2020 Annual report COVID-19 brings new challenges to the Alliance virology lab

Our team collaborated to fight the pandemic in 2020 – all the while keeping our normal workload on schedule. 

2020 was anything but normal. A deadly pandemic engulfed humanity, wreaked havoc on economies and made reaching global development targets harder than ever.  

Many colleagues at the Alliance’s Virology Lab and Crop Protection Team in Colombia could not work from home. We adjusted to tight health protocols and navigated through lockdowns and other disruptions. 

Yet the year was a success. We expanded our work on crop disease surveillance and helped keep research projects on schedule. Cassava disease vigilance is one example. 

We also supported Colombia’s response to COVID-19.  

This was a natural transition for us. Terms that are now familiar to anybody tracking the pandemic – asymptomatic infection, molecular testing and number of samples processed per day – have been part of our everyday language for years. Our lab, though focused on plant pathogens, employs the same techniques that are used to track COVID-19. 

Our team sequenced one of Colombia’s first SARS-CoV-2 virus genomes and joined the national network to track virus variants. The government-supported network allowed us to train technicians and researchers in partner labs to track pathogen evolution. 

Cassava grown at the Alliance lab in Vietnam. Credit: Trong Chinh

Plant virology research is accelerating

Early detection of crop diseases in the tropics can make a huge difference to rural livelihoods. We can identify a new pathogen, trace it to its origin, and communicate findings to policymakers, farmers and development partners. They can then take action to contain potentially devastating outbreaks.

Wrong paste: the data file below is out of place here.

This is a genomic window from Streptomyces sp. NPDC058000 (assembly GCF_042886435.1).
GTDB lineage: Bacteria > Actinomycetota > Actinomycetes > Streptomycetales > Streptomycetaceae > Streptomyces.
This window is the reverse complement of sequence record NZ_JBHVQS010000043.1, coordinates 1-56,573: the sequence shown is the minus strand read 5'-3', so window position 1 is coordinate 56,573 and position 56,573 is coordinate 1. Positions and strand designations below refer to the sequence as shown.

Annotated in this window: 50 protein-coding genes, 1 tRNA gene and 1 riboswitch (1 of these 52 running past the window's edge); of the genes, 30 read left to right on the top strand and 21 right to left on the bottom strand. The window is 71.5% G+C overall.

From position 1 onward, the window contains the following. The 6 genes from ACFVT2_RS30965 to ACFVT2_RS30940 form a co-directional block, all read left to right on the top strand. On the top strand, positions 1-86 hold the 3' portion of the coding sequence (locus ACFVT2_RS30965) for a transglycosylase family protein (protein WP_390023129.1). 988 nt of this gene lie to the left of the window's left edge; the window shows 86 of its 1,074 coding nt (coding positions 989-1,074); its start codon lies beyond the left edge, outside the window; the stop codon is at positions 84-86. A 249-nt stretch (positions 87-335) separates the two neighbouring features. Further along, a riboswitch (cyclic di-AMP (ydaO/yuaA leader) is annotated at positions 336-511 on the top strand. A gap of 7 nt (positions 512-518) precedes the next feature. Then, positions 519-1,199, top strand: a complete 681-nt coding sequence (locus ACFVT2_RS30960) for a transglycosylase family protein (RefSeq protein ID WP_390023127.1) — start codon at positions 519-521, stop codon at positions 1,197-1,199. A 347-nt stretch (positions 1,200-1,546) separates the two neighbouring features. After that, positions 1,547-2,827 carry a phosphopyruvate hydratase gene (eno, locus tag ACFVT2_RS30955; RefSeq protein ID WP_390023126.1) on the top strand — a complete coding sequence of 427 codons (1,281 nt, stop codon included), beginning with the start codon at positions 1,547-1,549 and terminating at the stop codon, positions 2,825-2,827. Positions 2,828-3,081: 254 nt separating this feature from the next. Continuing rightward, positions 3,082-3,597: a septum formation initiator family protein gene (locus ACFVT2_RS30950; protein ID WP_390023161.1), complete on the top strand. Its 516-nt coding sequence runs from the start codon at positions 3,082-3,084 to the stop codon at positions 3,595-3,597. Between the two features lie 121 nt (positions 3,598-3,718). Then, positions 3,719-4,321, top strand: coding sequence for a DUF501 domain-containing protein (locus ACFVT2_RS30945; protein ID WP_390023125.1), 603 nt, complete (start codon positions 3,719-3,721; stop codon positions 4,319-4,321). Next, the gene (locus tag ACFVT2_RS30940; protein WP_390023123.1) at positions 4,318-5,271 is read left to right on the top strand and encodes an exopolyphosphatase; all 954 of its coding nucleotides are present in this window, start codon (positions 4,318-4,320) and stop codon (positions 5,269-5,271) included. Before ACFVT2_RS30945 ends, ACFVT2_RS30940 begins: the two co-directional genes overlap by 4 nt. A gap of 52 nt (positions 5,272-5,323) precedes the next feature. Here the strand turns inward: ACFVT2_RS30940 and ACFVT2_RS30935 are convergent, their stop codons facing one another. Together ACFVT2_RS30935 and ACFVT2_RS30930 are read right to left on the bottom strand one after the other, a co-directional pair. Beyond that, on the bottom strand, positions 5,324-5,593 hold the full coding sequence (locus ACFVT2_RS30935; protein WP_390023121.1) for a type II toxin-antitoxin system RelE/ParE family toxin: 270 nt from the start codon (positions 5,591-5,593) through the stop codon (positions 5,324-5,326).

This is challenging in the tropics. When compared to temperate regions, the tropics have exponentially more crop varieties and pathogens to monitor. Just like trees and birds, tropical pathogen diversity here is much higher. 

We spend most of our time quietly toiling behind the scenes, but there’s nothing more satisfying than seeing our work deployed and utilized, including in the Alliance’s Cassava Mosaic Disease work and the PestDisPlace tool (which is popular with Cambodia’s president).  

Over the last decade, I have witnessed an acceleration in results obtained from integrating new scientific disciplines, including nanotechnology, artificial intelligence, genomics and bioinformatics. With strong scientific leadership, these multidisciplinary teams obtain results we could have only once dreamed of.  

Now that genetic innovations allow us to identify novel pathogens within several hours or accelerate the generation of a disease-resistant crop variety, plant pathologists can vastly scale up their results to help sustain livelihoods, food systems, human health and economic wellbeing. 

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Improving Crops